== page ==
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PACK IT UP, PACK IT IN

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LET US BEGIN ... TO ENUMERATE THE WAYS IN WHICH AARON RODGERS HAS BEGUN TO ENTER THE G.O.A.T. DISCUSSION THIS POSTSEASON

AARON RODGERS just sat there, unmoved and unruffled, as AT&T Stadium descended into chaos around him on Sunday night. Phones pinged with flash-flood and tornado warnings. Fans took shelter and scrambled for their cars. Thunder boomed. Rain came in torrents. Meanwhile, inside the visitors' locker room, cameramen dashed from stall to stall while Drake rapped through the speakers about greatness and Packers players responded to questions about their quarterback in a manner that seemed to mirror the lyrics: If I die, all I know is I'm a motherf------ legend....

That legend, Rodgers, had returned to Jerry Jones's football palace for the first time since he hoisted the Lombardi Trophy after Super Bowl XLV, six years ago, and he watched the locker room scene with an expression that appeared somewhere between disinterested and bemused. With a signal-caller who defies easy description, we are left to call him "Mr. I Feel Like We Can Run the Table"—which is what Rodgers predicted eight victories ago, adding prognosticator to his résumé, next to Jeopardy! champion and league MVP.

Behind the 33-year-old Rodgers, Green Bay's pregame schedule hung on the wall, color coded in green and gold:

3:39 PLAYERS TAKE THE FIELD

3:40 KICKOFF—BEAT THE COWBOYS

Apparently this franchise is football's psychic hotline, a team that speaks, writes and wills events into existence. On the road without their No. 1 receiver—the injured Jordy Nelson (ribs)—against the top-seeded and favored Cowboys, the Packers jumped out to an 18-point lead on Sunday and withstood a furious rally to advance to the NFC championship against the Falcons with a 34--31 victory.

Afterward players fielded questions about destiny and luck, which was rich, really, given that their last three campaigns ended in epic postseason defeats. Let us not forget the overtime soul-crusher against the Cardinals last season, the improbable 16-point comeback by the Seahawks in 2015, or the last-second field goal by the 49ers one year before that.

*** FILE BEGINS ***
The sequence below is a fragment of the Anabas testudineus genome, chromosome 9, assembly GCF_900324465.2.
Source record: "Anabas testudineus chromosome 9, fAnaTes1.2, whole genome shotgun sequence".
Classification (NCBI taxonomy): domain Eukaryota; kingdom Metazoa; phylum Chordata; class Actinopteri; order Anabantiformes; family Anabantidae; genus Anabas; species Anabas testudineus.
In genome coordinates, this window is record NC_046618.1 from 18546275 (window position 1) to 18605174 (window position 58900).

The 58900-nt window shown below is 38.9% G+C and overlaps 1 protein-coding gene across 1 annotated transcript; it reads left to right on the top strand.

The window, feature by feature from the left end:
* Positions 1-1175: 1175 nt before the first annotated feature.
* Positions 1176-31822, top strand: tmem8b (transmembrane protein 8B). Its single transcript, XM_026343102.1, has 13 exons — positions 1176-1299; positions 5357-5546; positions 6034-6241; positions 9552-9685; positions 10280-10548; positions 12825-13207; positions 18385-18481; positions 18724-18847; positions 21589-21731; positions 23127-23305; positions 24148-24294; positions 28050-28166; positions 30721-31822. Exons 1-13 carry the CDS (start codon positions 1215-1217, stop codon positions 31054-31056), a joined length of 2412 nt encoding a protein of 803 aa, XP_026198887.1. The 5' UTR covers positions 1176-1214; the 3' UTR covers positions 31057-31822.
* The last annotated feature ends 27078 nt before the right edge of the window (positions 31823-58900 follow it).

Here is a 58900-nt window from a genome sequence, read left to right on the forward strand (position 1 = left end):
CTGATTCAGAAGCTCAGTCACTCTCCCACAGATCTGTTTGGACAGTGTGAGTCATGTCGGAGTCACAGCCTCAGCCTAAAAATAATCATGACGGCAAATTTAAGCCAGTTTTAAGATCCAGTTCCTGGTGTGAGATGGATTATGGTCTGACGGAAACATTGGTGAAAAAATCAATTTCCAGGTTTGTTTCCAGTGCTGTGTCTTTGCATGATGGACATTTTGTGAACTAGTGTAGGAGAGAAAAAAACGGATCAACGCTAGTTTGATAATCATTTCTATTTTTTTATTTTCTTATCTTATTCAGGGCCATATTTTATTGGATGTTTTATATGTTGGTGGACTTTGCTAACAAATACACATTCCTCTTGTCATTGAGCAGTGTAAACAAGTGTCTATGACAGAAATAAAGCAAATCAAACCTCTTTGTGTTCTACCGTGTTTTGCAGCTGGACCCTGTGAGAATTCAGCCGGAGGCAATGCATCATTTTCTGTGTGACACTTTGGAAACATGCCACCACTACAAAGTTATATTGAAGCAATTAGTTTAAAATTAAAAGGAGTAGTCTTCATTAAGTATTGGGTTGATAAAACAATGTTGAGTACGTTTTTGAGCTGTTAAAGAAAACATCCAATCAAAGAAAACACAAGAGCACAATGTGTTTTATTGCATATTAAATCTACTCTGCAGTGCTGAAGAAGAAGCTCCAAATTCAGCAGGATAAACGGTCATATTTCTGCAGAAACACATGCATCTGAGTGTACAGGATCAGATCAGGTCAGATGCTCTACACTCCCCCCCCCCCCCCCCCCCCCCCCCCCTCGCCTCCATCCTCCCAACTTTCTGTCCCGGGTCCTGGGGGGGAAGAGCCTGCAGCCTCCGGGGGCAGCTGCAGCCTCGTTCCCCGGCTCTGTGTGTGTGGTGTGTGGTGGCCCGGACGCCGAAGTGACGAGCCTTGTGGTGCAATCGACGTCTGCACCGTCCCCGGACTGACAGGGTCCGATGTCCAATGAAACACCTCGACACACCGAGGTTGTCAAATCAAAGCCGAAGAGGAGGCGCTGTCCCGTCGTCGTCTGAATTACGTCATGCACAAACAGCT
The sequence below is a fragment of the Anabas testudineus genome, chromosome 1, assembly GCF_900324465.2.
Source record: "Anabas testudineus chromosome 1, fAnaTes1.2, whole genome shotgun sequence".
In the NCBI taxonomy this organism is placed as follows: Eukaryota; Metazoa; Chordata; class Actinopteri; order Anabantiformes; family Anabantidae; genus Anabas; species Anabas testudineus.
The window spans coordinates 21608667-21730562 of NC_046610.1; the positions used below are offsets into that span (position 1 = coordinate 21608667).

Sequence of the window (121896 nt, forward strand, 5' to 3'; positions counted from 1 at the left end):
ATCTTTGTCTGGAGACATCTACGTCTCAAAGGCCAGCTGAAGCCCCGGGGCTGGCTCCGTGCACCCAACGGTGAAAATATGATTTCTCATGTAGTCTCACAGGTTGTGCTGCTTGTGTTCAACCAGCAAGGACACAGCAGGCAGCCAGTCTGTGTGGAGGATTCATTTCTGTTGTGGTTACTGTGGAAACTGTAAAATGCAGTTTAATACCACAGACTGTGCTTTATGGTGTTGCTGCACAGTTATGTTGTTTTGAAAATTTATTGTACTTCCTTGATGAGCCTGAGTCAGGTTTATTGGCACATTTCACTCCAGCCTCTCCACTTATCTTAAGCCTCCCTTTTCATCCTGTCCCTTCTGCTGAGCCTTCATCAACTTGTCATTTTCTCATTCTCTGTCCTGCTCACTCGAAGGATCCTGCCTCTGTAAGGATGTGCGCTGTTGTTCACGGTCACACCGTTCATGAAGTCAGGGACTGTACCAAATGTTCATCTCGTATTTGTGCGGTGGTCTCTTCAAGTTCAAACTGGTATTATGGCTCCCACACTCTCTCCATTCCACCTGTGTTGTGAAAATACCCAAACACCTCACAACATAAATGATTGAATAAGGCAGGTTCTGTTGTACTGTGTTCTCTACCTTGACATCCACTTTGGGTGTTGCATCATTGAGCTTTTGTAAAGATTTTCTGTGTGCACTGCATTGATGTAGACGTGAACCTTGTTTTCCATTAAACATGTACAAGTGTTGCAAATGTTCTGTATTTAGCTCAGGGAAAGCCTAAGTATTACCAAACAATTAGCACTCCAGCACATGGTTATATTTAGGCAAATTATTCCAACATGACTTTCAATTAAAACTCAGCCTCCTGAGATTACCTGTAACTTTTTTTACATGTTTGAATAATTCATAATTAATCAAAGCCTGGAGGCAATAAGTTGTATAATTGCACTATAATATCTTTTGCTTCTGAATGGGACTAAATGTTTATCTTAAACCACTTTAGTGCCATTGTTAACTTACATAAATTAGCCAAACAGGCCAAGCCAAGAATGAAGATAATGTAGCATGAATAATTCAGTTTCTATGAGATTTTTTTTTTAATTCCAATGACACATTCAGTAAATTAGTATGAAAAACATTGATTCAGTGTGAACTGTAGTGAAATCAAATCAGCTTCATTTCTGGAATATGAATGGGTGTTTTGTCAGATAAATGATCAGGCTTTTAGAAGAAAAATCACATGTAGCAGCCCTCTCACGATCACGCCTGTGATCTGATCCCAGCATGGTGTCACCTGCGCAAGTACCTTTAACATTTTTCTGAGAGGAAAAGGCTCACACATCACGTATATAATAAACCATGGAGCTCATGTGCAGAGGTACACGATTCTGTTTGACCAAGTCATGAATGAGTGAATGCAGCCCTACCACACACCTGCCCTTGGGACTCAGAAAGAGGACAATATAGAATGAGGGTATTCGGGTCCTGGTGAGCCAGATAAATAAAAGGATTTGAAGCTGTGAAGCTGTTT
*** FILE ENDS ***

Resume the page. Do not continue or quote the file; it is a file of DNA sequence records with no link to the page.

As Dallas stormed back in the fourth quarter on Sunday, Green Bay president Mark Murphy admits he couldn't help but think, Oh, no, not again. Still, he had Rodgers. After Cowboys kicker Dan Bailey's 52-yard field goal tied the game at 31 with 35 seconds left, the QB thought: Too much time left. Too much for the Cowboys, anyway.

The Packers started the ensuing drive at their own 25-yard line and in the huddle, says wideout Davante Adams, Rodgers exuded calm. But the quarterback says he was concentrating on his breathing, "trying to steady that." After four plays netted only seven yards, Rodgers did what Rodgers does, scrambling from pressure, throwing on the move and delivering a football into a window, 36 yards downfield, the size of an iPad. Tight end Jared Cook snared the impeccably placed laser and stabbed both feet inbounds with three seconds showing on the clock. He wasn't Rodgers's first option on the play, but, as Cook mused later, "With 12, anything can happen."

Moments later Mason Crosby knuckled the winning 51-yarder through the uprights, the ball wobbling left, then drifting back between the goalposts like a fade in golf. In the locker room Crosby called the kick "special," as a priest patted him on the back.

Those 35 divine seconds were a microcosm of a Packers postseason in which, a week earlier against the Giants, Rodgers had connected on a Hail Mary pass, his third in 13 months. After the game on Sunday someone asked Green Bay coach Mike McCarthy how it feels to have a QB savant on his side when hearts are palpitating and magic is required. "It feels great," he said. "Feels good in the first quarter too."

From the Packers' last loss, on Nov. 20 against the Redskins, until the third quarter against the Cowboys, Rodgers went more than 522 game minutes without throwing an interception. He tossed 24 touchdowns in that stretch, the second most in NFL history without a pick, according to the Elias Sports Bureau, after Tom Brady's 26 straight in 2010.